And, the leaders of the satellite states had everything to thank on Stalin and would do what he said , while Mao became chief of China on its own ,without the support of Stalin .

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Re: Was a large-scale US military intervention to prop up the Nationalists during the Chinese Civil War ever realistic?

Post by AnchorSteam » 29 Jan 2021 22:43

The scale of intervention would have had to be massive to make any difference, if we are talking about "boots on the ground".

A better idea might have been to isolate Mao in Manchuria and get the rest of China back in shape.True, that's where the resources are, but the same can be said of North Korea, and look how Capitalist v. Communist halves worked out there.

Chang, thanks to his idiotic policy of holding back during WW2, was not getting all the hardware he could have from the West. A great deal of what Mao had was taken from the IJA when it surrendered, so why not dump captured German gear on the Nationalists? A lot of it would not have lasted very long, but the war did not last very long and someone might have preferred to send Chang things that had a limited shelf-life.
Right?
And even the ships, like Prinz Eugen and a couple of those DDs with 150mm guns could have been useful to raid Darien (Port Arthur) or cover the withdrawal to Taiwan.

There is a lot that could have been done, but sending in the US Army wasn't a good idea, or politically possible at the time.

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Re: Was a large-scale US military intervention to prop up the Nationalists during the Chinese Civil War ever realistic?

Post by Futurist » 30 Jan 2021 03:16

Would sending Chiang as much German hardware, equipment, and gear as possible actually be enough for him to hold onto the rest of China other than Manchuria?

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Re: Was a large-scale US military intervention to prop up the Nationalists during the Chinese Civil War ever realistic?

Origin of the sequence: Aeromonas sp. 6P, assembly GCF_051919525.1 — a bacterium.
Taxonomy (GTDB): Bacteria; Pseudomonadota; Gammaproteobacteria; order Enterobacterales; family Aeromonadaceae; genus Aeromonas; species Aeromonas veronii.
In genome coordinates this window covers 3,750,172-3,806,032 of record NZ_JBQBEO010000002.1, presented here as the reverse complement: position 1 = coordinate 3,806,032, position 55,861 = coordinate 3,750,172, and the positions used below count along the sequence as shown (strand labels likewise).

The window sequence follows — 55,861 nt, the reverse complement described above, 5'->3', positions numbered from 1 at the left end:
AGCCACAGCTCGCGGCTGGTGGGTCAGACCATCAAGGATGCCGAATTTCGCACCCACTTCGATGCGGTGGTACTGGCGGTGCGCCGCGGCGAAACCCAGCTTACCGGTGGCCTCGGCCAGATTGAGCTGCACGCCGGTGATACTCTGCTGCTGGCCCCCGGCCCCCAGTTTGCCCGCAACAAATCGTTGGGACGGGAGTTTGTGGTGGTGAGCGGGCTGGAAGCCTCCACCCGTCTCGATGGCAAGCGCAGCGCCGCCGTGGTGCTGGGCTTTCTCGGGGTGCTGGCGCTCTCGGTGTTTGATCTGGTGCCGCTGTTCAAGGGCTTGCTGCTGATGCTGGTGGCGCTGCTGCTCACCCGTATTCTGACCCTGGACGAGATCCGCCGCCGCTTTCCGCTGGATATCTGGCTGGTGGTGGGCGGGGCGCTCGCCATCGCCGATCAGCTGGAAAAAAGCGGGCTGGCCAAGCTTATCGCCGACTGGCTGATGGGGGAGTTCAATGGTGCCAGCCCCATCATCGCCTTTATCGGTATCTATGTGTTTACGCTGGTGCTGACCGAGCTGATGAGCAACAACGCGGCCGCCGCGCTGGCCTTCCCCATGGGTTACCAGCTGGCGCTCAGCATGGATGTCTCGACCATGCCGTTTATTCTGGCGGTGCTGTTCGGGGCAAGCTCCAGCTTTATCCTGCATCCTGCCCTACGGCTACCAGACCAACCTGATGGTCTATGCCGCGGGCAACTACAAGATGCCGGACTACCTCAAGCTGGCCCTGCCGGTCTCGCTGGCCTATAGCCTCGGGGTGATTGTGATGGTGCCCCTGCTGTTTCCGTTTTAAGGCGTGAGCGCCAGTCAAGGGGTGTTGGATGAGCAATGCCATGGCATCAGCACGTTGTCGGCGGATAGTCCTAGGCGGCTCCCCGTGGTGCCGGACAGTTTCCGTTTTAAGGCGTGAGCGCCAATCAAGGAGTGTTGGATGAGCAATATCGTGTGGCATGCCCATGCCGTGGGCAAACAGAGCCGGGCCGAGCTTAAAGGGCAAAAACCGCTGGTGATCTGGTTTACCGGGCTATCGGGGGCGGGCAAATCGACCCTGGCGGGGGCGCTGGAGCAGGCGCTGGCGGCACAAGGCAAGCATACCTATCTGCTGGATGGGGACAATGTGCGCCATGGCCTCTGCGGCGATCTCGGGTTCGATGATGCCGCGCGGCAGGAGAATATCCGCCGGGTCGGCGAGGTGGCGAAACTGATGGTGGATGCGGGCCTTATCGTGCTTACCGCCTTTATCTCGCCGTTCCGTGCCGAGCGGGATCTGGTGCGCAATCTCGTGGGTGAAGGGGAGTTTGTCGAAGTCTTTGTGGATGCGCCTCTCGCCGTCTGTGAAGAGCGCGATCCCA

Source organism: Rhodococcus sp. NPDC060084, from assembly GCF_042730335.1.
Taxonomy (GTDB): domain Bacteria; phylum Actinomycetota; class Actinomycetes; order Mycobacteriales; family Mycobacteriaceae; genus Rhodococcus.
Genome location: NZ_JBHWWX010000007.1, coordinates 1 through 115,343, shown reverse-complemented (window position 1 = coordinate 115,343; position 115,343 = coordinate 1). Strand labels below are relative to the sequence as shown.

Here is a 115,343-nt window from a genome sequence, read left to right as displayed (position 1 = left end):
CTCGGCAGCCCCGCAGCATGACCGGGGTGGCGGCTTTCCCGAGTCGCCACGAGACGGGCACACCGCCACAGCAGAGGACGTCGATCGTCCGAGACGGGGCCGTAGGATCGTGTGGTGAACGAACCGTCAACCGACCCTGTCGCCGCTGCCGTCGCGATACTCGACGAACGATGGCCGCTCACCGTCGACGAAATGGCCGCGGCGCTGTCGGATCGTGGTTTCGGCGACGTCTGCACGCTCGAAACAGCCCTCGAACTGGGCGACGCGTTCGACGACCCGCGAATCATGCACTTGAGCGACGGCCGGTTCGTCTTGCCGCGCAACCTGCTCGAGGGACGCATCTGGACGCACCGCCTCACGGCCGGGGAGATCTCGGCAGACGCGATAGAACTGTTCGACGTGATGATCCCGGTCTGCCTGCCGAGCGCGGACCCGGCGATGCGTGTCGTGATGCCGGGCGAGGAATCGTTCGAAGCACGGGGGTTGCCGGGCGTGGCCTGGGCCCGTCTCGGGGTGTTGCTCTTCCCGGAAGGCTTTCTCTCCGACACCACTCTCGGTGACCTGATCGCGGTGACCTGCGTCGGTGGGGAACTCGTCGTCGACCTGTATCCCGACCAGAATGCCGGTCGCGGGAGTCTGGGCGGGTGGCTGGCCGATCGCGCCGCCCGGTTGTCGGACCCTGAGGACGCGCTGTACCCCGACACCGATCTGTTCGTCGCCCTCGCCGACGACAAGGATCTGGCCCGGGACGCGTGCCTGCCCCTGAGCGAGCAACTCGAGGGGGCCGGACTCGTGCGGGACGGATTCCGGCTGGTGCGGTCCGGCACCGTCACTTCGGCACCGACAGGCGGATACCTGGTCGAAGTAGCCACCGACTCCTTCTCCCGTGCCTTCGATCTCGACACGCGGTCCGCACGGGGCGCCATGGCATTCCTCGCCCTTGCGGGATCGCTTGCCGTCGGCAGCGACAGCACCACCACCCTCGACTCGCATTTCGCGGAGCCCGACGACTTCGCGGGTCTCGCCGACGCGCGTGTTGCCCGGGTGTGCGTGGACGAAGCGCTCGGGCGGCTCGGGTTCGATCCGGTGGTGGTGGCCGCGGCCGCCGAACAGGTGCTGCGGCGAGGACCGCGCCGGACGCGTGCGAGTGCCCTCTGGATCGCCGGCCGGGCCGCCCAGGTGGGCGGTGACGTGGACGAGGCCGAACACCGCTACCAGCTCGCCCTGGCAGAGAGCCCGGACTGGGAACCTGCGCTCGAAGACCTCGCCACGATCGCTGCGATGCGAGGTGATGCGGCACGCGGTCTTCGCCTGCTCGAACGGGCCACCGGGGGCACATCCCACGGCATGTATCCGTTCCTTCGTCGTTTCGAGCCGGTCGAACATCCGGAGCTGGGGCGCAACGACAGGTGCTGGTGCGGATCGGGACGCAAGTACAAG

Post by AnchorSteam » 30 Jan 2021 07:25

It is difficult to say exactly what it would have done, beyond the "it would be more than they had" sort of arguments.

The major item would have been how much ammunition could have been included, and it is a very mized bag when it comes to that. At one point, the Germans have 8 millrems (Billion) rounds of 7.92mm ammo in circulation. Guns like the PAW-600 would have given their light infantry a huge advantage in places where 8cm. guns were not supposed to be found, and then there were the vast piles of mines of all types that are still being found in strange places today.

However.....
The quality of a lot of the late-war stuff was incredibly random, as the kids say today. The ammo would have to be inspected in detail, and many duds would be found.
I think that the most valuable weapon would be Nebelwerfers, particularly the self-propelled sort, but I have no idea what sort of ammo stocks existed for them in the end. I suspect.... not much.
Panzerfausts issued as Infantry support weapons (to reliable units) would have been awesome, but again, who knows what was captured in the West?

Back to Prinz Eugen, a heavy cruiser captured intact and taken over by the USN; the pictures of it in Copenhagen show it riding so high in the water that not only it's fuel, but it's ammunition must have been exhausted. The good news is it was armed with 40mm Bofors guns in 1945, and other peoeple's 203mm rounds might have worked in it's main guns....... but to find out means doing so research.

The Nationalists did have some experience with pre-war German AFVs, but only Mark I tanks and SdKfz.221 armored cars. However, I don't think that most Panzers would be very helpful. An exception would be the light SPs mounting the SiG-33 Infantry gun of 150mm. A good many were built, and the narrow roads, tight towns and weak bridges of China would not slow them down very much.
grille-15cm-self-propelled-artillery.jpg
Almost seems as if it was made for this sort of war, doesn't it?
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Re: Was a large-scale US military intervention to prop up the Nationalists during the Chinese Civil War ever realistic?

Post by ljadw » 30 Jan 2021 09:06

Futurist wrote:
30 Jan 2021 03:16
Would sending Chiang as much German hardware, equipment, and gear as possible actually be enough for him to hold onto the rest of China other than Manchuria?
''As much as possible '' is something meaningless .
Germany would send more to China if it could and if China could pay for it .And China paid for it with raw materials, such as wolfram : in 1937 Germany imported 72 % of its wolfram from China and 37 % of Germany's weapon exports went to China ,til 1939 through Indochina ( with French consent ) ,after September 1939 through the Siberian railway.